Reporter with Silicon Hills News

IMG_7786In Austin, entrepreneurs get funding from a wide variety of sources to launch or accelerate a new venture.

Those sources include friends, family, fools, banks, grants, incubators, angel investors, strategic partners, venture capital, private equity and other sources.

A panel of funding experts gathered Wednesday afternoon in an 11th floor conference room at the Frost Bank Tower to talk with entrepreneurs about where startups should seek funding for their ventures. The event, sponsored by Texas State Small Business Development Center, was the second part in a two-part discussion on funding startups. Last week, a different panel talked about why entrepreneurs should seek funding.

Paul O’Brien, founder of Accelerate Texas, moderated both of the discussions.

The latest panelists included Krishna Srinivasan, general partner, Live Oak Venture Partners, Sara T. Brand, founding partner, True Wealth Ventures, James Earl Brown II, founder, Arena Growth Partners and Orlando Castillo, senior lender, Able Lending.

LiveOak Venture Partners closed on its $100 million fund in 2014. Srinivasan and his two founding partners came from Austin Ventures. They saw an unmet need for seed stage and Series A funding for Texas-based entrepreneurs.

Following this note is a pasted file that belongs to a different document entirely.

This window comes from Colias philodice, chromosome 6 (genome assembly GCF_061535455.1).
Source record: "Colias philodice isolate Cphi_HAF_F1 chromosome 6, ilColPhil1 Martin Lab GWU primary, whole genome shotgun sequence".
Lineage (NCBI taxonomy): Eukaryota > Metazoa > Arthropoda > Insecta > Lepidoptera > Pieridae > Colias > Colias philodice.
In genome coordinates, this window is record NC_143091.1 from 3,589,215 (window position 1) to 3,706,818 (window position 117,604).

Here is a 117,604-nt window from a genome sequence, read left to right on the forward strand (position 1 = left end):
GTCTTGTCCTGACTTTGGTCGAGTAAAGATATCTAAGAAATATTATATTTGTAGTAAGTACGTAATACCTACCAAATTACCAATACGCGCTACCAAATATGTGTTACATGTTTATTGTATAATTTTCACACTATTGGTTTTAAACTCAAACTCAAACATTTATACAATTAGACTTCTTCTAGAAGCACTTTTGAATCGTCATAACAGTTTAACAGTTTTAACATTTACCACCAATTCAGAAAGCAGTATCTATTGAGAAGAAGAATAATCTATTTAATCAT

At True Wealth Ventures, Brand and her venture partner, Kerry Rupp, invest in women-led seed-stage startups in consumer health and sustainable products and technologies. They expect to have a $20 million fund. They plan to make 10 to 12 early seed stage investments ranging in size from $250,000 to $500,000, she said.

“Our thesis is a financial one that more gender diverse teams derive better financial performance based on a number of different studies,” Brand said. She also founded 512 Brewing Company with her husband, Kevin.

Arena Growth Partners is also raising a new fund. It is raising a $50 million fund focused on Information Technology and Information Technology enabled devices, Brown said. He has spent the last 20 plus years in the venture capital business with JP Morgan Capital, Polaris Partners and most recently he served as director of entrepreneurship at the University of Texas at Austin.

During his time in Austin, Brown has identified big gaps in the entrepreneurial ecosystem in funding and leadership talent. His firm is focused on encouraging people to think bigger and helping them get there, Brown said.